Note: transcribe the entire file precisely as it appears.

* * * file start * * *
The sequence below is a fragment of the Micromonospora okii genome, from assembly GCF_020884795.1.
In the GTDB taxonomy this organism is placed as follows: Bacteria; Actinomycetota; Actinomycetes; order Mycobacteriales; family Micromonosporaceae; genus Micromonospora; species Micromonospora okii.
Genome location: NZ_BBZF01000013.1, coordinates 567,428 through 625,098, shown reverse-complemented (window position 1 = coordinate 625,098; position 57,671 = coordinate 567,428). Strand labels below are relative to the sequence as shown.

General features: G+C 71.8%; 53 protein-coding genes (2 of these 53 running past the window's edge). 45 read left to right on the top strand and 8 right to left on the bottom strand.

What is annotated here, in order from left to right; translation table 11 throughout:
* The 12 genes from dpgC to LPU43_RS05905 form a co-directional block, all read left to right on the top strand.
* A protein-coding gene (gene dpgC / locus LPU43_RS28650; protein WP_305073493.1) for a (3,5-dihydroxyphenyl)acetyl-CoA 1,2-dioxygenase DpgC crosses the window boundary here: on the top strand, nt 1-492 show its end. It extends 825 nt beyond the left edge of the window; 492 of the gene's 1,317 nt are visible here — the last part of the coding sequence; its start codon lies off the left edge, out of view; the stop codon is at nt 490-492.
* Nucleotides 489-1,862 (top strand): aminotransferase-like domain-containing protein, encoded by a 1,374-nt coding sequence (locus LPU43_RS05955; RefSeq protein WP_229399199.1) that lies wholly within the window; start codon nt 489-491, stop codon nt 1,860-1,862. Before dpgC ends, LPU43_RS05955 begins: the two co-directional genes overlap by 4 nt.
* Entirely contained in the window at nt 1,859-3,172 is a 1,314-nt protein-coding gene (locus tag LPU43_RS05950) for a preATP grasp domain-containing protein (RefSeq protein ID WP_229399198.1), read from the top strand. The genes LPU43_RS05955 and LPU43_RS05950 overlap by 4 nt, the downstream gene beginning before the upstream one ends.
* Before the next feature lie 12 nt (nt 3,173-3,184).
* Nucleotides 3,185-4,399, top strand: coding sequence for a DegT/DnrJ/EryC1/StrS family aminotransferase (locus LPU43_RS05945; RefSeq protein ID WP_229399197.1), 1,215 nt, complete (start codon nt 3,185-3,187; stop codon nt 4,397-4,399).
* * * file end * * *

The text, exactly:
The sequence below is a fragment of the Micromonospora okii genome, from assembly GCF_020884795.1.
In the GTDB taxonomy this organism is placed as follows: Bacteria; Actinomycetota; Actinomycetes; order Mycobacteriales; family Micromonosporaceae; genus Micromonospora; species Micromonospora okii.
Genome location: NZ_BBZF01000013.1, coordinates 567,428 through 625,098, shown reverse-complemented (window position 1 = coordinate 625,098; position 57,671 = coordinate 567,428). Strand labels below are relative to the sequence as shown.

General features: G+C 71.8%; 53 protein-coding genes (2 of these 53 running past the window's edge). 45 read left to right on the top strand and 8 right to left on the bottom strand.

What is annotated here, in order from left to right; translation table 11 throughout:
* The 12 genes from dpgC to LPU43_RS05905 form a co-directional block, all read left to right on the top strand.
* A protein-coding gene (gene dpgC / locus LPU43_RS28650; protein WP_305073493.1) for a (3,5-dihydroxyphenyl)acetyl-CoA 1,2-dioxygenase DpgC crosses the window boundary here: on the top strand, nt 1-492 show its end. It extends 825 nt beyond the left edge of the window; 492 of the gene's 1,317 nt are visible here — the last part of the coding sequence; its start codon lies off the left edge, out of view; the stop codon is at nt 490-492.
* Nucleotides 489-1,862 (top strand): aminotransferase-like domain-containing protein, encoded by a 1,374-nt coding sequence (locus LPU43_RS05955; RefSeq protein WP_229399199.1) that lies wholly within the window; start codon nt 489-491, stop codon nt 1,860-1,862. Before dpgC ends, LPU43_RS05955 begins: the two co-directional genes overlap by 4 nt.
* Entirely contained in the window at nt 1,859-3,172 is a 1,314-nt protein-coding gene (locus tag LPU43_RS05950) for a preATP grasp domain-containing protein (RefSeq protein ID WP_229399198.1), read from the top strand. The genes LPU43_RS05955 and LPU43_RS05950 overlap by 4 nt, the downstream gene beginning before the upstream one ends.
* Before the next feature lie 12 nt (nt 3,173-3,184).
* Nucleotides 3,185-4,399, top strand: coding sequence for a DegT/DnrJ/EryC1/StrS family aminotransferase (locus LPU43_RS05945; RefSeq protein ID WP_229399197.1), 1,215 nt, complete (start codon nt 3,185-3,187; stop codon nt 4,397-4,399).